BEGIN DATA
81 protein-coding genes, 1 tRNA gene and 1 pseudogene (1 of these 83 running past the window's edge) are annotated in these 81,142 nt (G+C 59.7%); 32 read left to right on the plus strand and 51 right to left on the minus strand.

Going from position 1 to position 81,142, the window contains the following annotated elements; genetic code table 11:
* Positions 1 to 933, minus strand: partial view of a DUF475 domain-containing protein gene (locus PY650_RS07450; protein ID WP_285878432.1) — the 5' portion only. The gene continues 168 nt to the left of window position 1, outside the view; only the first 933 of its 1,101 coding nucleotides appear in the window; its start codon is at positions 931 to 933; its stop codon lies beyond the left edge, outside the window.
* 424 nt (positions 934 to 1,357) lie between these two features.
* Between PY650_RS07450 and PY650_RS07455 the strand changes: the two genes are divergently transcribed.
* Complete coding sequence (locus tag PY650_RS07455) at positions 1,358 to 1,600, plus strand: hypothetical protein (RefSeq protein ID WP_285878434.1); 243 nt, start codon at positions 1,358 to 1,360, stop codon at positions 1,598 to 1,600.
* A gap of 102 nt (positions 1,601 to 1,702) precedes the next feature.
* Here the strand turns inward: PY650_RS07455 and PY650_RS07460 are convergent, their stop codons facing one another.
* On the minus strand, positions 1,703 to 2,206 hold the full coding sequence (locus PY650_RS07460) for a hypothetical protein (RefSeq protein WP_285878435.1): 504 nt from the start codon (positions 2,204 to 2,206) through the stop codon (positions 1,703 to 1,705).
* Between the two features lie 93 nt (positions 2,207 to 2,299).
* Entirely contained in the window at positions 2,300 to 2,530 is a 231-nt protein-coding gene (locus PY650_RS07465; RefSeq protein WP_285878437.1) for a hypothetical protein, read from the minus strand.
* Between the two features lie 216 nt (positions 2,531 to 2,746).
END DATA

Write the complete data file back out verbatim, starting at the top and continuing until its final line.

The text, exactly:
81 protein-coding genes, 1 tRNA gene and 1 pseudogene (1 of these 83 running past the window's edge) are annotated in these 81,142 nt (G+C 59.7%); 32 read left to right on the plus strand and 51 right to left on the minus strand.

Going from position 1 to position 81,142, the window contains the following annotated elements; genetic code table 11:
* Positions 1 to 933, minus strand: partial view of a DUF475 domain-containing protein gene (locus PY650_RS07450; protein ID WP_285878432.1) — the 5' portion only. The gene continues 168 nt to the left of window position 1, outside the view; only the first 933 of its 1,101 coding nucleotides appear in the window; its start codon is at positions 931 to 933; its stop codon lies beyond the left edge, outside the window.
* 424 nt (positions 934 to 1,357) lie between these two features.
* Between PY650_RS07450 and PY650_RS07455 the strand changes: the two genes are divergently transcribed.
* Complete coding sequence (locus tag PY650_RS07455) at positions 1,358 to 1,600, plus strand: hypothetical protein (RefSeq protein ID WP_285878434.1); 243 nt, start codon at positions 1,358 to 1,360, stop codon at positions 1,598 to 1,600.
* A gap of 102 nt (positions 1,601 to 1,702) precedes the next feature.
* Here the strand turns inward: PY650_RS07455 and PY650_RS07460 are convergent, their stop codons facing one another.
* On the minus strand, positions 1,703 to 2,206 hold the full coding sequence (locus PY650_RS07460) for a hypothetical protein (RefSeq protein WP_285878435.1): 504 nt from the start codon (positions 2,204 to 2,206) through the stop codon (positions 1,703 to 1,705).
* Between the two features lie 93 nt (positions 2,207 to 2,299).
* Entirely contained in the window at positions 2,300 to 2,530 is a 231-nt protein-coding gene (locus PY650_RS07465; RefSeq protein WP_285878437.1) for a hypothetical protein, read from the minus strand.
* Between the two features lie 216 nt (positions 2,531 to 2,746).